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Expensed and sweat equity

  • Ellen R. McGrattan
  • Edward C. Prescott

Expensed investments are expenditures financed by the owners of capital that increase future profits but, by national accounting rules, are treated as an operating expense rather than as a capital expenditure. Sweat investment is financed by worker-owners who allocate time to their business and receive compensation at less than their market rate. Such investments are made with the expectation of realizing capital gains when the business goes public or is sold. But these investments are not included in GDP. Taking into account hours spent building equity while ignoring the output introduces an error in measured productivity and distorts the picture of what is happening in the economy. In this paper, we incorporate expensed and sweat equity in an otherwise standard business cycle model. We use the model to analyze productivity in the United States during the 1990s boom. We find that expensed plus sweat investment was large during this period and critical for understanding the dramatic rise in hours and the modest growth in measured productivity.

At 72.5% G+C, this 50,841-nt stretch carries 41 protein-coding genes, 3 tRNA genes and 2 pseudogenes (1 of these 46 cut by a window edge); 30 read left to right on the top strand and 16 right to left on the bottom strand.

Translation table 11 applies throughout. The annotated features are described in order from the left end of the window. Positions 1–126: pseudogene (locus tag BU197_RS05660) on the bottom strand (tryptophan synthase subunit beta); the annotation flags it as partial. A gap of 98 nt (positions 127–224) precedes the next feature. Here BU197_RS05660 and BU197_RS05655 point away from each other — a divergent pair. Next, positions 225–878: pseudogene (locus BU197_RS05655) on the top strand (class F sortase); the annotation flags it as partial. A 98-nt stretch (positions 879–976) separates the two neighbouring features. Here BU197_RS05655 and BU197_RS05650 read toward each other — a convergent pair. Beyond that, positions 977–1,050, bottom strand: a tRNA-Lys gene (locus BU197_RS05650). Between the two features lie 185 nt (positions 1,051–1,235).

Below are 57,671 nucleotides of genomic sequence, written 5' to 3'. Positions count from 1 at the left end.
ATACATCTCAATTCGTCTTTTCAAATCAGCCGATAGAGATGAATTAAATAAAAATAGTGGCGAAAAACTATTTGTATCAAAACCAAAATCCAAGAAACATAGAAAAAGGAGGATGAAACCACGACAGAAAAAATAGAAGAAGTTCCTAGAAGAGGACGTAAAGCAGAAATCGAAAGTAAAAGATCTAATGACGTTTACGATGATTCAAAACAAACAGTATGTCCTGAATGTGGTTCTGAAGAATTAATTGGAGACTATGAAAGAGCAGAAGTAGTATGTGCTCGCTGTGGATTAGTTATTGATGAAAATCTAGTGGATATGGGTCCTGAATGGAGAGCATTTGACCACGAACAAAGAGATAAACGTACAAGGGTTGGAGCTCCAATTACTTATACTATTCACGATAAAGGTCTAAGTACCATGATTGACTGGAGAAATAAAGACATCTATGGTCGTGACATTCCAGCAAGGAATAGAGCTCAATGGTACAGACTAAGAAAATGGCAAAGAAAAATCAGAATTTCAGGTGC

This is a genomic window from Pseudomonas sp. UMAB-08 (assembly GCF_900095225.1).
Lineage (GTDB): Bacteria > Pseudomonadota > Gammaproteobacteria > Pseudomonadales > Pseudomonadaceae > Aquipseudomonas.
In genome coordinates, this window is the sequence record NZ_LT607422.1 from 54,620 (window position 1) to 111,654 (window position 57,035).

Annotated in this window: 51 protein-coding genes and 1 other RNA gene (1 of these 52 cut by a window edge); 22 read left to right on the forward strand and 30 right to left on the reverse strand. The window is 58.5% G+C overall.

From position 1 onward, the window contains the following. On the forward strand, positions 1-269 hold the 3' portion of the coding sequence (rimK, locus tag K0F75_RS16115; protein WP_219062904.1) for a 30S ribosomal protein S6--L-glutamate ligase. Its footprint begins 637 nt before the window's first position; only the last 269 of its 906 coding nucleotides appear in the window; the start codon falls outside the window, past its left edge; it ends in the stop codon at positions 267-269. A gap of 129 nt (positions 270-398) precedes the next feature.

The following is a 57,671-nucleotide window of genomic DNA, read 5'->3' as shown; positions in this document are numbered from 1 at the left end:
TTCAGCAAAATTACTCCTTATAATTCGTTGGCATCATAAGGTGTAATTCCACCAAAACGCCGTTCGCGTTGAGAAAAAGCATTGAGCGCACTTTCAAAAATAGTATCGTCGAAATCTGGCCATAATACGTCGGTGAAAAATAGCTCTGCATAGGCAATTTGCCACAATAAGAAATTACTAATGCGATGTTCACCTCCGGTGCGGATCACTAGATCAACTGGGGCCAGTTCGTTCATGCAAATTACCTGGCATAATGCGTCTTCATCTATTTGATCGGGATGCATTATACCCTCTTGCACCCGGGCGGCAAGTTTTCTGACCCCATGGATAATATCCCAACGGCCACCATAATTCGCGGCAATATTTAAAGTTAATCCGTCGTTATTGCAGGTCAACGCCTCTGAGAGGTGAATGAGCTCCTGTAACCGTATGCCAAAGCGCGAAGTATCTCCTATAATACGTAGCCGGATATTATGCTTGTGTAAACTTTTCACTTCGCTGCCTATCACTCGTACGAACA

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Paper provided by Federal Reserve Bank of Minneapolis in its series Working Papers with number 636.

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Date of creation: 2005
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Handle: RePEc:fip:fedmwp:636
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  1. Ellen R. McGrattan & Edward C. Prescott, 2005. "Taxes, regulations, and the value of U.S. and U.K. corporations," Staff Report 309, Federal Reserve Bank of Minneapolis.
  2. Kevin J. Stiroh & Dale W. Jorgenson, 1999. "Information Technology and Growth," American Economic Review, American Economic Association, vol. 89(2), pages 109-115, May.
  3. Erik Brynjolfsson & Lorin M. Hitt, 2000. "Beyond Computation: Information Technology, Organizational Transformation and Business Performance," Journal of Economic Perspectives, American Economic Association, vol. 14(4), pages 23-48, Fall.
  4. Edward C. Prescott, 2004. "Why do Americans work so much more than Europeans?," Quarterly Review, Federal Reserve Bank of Minneapolis, issue Jul, pages 2-13.
  5. Robert Solow, 1994. "Book Reviews," Journal of Economic Methodology, Taylor & Francis Journals, vol. 1(1), pages 167-171.
  6. Ellen R. McGrattan, 2004. "Comment on Gali and Rabanal's "Technology shocks and aggregate fluctuations: how well does the RBC model fit postwar U.S. data?"," Staff Report 338, Federal Reserve Bank of Minneapolis.
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